Lastly, having a small business is a definite way to escape from a job that one dislikes or no longer finds challenging or fulfilling. A recent study found that nearly 25 per cent of the people detest their jobs but remain trapped due to financial commitments like loans, rents, payments and living expenses.
Therefore, if they cannot afford to quit a full-time job to start a business, entrepreneurs can start a small business on the side until their business profits enable them to quit. According to the Small Business Administration (SBA), US, the number of part-time businesses steadily increased since the mid-1980s and is expected to increase by about 10 per cent each year.
Once the employees leave to set up their own venture, there are several reasons why these owners of small, home-based and micro-businesses stay in such businesses to survive. First, small business owners network well within their industry, communities and beyond by encouraging and sharing with one another. Successful entrepreneurs will find mentors or themselves be the mentor to new business owners.
Second, many people, who are in their 50s, want to try their hand at entrepreneurship. Not only do such people bring a vast array of experience to their ventures, they also have a more mature approach. They are more likely to care about their employees or respect them. This can foster repeat business.
Third, entrepreneurs are not afraid to fail. Statistics reveal that it takes an average of three business start-ups for an entrepreneur to achieve a successful enterprise. Entrepreneurs constantly learn from mistakes and persist until one or more of their ventures succeed. They can respond to challenges and quickly change to stay competitive in the market and satisfy their customers.
Fourth, time management issues, family responsibilities and the desire for more money are just a few reasons why men and women tend to start a small-scale venture. Because their ventures are small, owners can pay attention to details that promote positive image.
Many business owners have gone on to expand their small ventures into multi-million enterprises, especially as venture-capital investment resources became available. Others chose to stay small so that they could serve specialised and niche markets. Thus, starting smaller and growing slowly decreases the likelihood of making hasty and costly decisions that can lead to failures. Surveys also show that small business owners generally care more about the quality of their product and services than bigger companies. They believe this is the best way for them to compete with large companies that have access to more resources but are less personal.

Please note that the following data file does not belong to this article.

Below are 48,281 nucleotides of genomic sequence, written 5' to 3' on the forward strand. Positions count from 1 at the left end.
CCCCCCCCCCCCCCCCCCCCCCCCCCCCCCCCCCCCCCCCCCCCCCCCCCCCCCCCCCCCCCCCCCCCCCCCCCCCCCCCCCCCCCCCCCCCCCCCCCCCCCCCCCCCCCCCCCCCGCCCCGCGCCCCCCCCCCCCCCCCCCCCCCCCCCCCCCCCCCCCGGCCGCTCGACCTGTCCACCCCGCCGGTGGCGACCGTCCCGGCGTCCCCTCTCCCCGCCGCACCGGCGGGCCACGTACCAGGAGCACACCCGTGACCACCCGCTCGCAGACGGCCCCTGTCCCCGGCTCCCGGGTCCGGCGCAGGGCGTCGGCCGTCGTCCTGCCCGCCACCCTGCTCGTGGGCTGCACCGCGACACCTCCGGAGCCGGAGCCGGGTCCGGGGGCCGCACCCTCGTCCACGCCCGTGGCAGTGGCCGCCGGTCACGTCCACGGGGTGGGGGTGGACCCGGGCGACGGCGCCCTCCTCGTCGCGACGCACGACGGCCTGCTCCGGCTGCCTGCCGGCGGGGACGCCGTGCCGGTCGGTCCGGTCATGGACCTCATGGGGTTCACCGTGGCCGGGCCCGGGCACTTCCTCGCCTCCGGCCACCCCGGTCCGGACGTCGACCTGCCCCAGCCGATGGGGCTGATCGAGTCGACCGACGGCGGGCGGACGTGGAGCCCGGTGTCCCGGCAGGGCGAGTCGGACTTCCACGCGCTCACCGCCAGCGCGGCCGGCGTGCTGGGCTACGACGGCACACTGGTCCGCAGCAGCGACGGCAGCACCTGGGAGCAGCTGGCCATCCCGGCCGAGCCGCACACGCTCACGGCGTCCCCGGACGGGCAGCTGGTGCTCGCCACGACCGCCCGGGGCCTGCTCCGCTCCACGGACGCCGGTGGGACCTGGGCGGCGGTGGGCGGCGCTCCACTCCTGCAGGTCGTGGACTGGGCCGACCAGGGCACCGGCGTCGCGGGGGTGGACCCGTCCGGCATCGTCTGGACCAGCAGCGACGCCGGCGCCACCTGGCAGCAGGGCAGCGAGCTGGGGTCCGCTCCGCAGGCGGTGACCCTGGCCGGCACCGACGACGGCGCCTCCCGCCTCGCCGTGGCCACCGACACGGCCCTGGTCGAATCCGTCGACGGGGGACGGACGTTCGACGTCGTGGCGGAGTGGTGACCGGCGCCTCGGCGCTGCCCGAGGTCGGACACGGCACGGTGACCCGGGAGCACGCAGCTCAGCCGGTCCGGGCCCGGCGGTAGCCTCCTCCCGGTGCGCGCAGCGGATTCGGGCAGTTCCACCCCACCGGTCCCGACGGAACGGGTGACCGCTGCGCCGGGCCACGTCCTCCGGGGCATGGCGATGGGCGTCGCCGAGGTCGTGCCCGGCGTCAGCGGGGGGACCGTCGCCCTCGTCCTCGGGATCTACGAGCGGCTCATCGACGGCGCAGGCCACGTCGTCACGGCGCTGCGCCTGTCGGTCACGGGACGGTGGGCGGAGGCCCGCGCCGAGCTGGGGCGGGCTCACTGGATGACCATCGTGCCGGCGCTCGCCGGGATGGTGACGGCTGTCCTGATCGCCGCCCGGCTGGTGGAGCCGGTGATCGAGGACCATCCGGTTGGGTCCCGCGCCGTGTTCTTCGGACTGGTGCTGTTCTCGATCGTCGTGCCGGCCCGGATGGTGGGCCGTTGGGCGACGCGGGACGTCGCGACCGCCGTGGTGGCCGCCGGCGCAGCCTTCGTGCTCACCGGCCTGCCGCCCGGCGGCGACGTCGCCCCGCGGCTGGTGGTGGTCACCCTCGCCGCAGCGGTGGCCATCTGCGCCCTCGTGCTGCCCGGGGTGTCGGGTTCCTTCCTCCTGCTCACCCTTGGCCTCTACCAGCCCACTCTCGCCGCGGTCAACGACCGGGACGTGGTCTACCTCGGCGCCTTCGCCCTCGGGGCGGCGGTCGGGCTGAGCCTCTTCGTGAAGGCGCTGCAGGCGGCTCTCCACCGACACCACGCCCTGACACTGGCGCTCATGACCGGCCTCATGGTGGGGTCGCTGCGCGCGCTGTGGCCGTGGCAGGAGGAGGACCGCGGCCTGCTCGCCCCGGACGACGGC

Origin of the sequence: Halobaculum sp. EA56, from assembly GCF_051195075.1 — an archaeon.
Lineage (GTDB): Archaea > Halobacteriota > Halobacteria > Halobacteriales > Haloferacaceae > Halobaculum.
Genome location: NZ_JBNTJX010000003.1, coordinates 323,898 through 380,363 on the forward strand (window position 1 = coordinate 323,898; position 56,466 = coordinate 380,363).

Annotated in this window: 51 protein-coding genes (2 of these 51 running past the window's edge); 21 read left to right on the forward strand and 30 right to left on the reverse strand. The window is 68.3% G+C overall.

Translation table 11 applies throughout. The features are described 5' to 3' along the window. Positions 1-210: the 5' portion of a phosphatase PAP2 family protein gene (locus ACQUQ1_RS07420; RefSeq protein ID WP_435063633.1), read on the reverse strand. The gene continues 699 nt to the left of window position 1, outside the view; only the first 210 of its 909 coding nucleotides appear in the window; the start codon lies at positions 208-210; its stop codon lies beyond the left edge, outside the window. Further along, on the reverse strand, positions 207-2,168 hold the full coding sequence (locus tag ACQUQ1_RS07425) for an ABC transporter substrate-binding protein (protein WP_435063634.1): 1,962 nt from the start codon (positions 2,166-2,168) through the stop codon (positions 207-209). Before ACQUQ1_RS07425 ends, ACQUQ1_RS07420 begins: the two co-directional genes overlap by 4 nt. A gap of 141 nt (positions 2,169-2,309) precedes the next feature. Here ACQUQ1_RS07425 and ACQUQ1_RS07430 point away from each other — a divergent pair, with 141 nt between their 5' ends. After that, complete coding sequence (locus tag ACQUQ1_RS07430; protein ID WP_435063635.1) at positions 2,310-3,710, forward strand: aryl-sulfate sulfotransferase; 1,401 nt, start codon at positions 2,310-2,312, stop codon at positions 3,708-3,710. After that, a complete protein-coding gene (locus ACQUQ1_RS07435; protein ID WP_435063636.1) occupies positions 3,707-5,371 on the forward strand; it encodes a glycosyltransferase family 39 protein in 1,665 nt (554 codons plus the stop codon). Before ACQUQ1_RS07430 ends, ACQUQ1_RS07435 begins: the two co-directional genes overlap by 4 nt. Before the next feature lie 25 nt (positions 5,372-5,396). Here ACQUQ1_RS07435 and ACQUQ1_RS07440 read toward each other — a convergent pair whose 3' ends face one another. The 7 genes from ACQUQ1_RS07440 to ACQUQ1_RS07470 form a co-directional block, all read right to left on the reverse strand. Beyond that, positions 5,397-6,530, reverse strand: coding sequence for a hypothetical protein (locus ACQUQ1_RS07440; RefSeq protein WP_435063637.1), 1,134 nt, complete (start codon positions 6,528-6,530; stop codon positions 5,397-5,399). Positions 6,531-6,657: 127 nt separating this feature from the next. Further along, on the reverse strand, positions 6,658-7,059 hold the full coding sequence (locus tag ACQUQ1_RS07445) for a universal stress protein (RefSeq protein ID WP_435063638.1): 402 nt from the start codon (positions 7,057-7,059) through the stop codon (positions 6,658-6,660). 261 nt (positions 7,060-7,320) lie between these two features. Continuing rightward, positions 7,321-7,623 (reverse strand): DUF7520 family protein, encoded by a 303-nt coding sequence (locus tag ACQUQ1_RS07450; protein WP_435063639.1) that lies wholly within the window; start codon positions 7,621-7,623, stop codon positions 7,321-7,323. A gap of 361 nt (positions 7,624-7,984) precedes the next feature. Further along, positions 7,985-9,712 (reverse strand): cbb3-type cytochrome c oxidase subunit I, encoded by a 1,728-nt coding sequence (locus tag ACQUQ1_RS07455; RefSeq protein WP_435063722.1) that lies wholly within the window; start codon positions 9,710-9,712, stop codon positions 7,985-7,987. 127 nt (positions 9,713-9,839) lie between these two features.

Owners of small businesses strive to keep their customers satisfied to encourage repeat business. Small businesses can respond flexibly to problems and challenges as there is little hierarchy or chain of command. Large businesses may have set ways of operating and establish procedures that are hard to change. Small businesses are often far more flexible. They can also reach a quick decision on whether or not they can do what is required. Also, small businesses are well-positioned to introduce and develop new ideas. This is due to their owners not having to report or seek approval from anyone else. For example, when Anita Roddick set up The Body Shop, she developed a range of environment-friendly cosmetics in unsophisticated packaging. This would have been frowned upon in a conventional cosmetics company.
Due to the small scale of operation, small businesses have lower overhead costs. They operate in small premises with low heating and lighting costs, limited rent and rates to pay. Low costs result in lower prices for consumers. Small business is among the most powerful symbols of modern capitalism and its owners are frequently described as virtuous, self-reliant and independent. Starting a venture is the easy part but staying in business is the hardest task. There are many reasons for the success of small and home-based businesses but the most important can be summed up in three Ds —desire, discipline and determination.
(The writer is Assistant Professor, Amity University)
Writer: Hima Bindu Kota
Source: The pioneer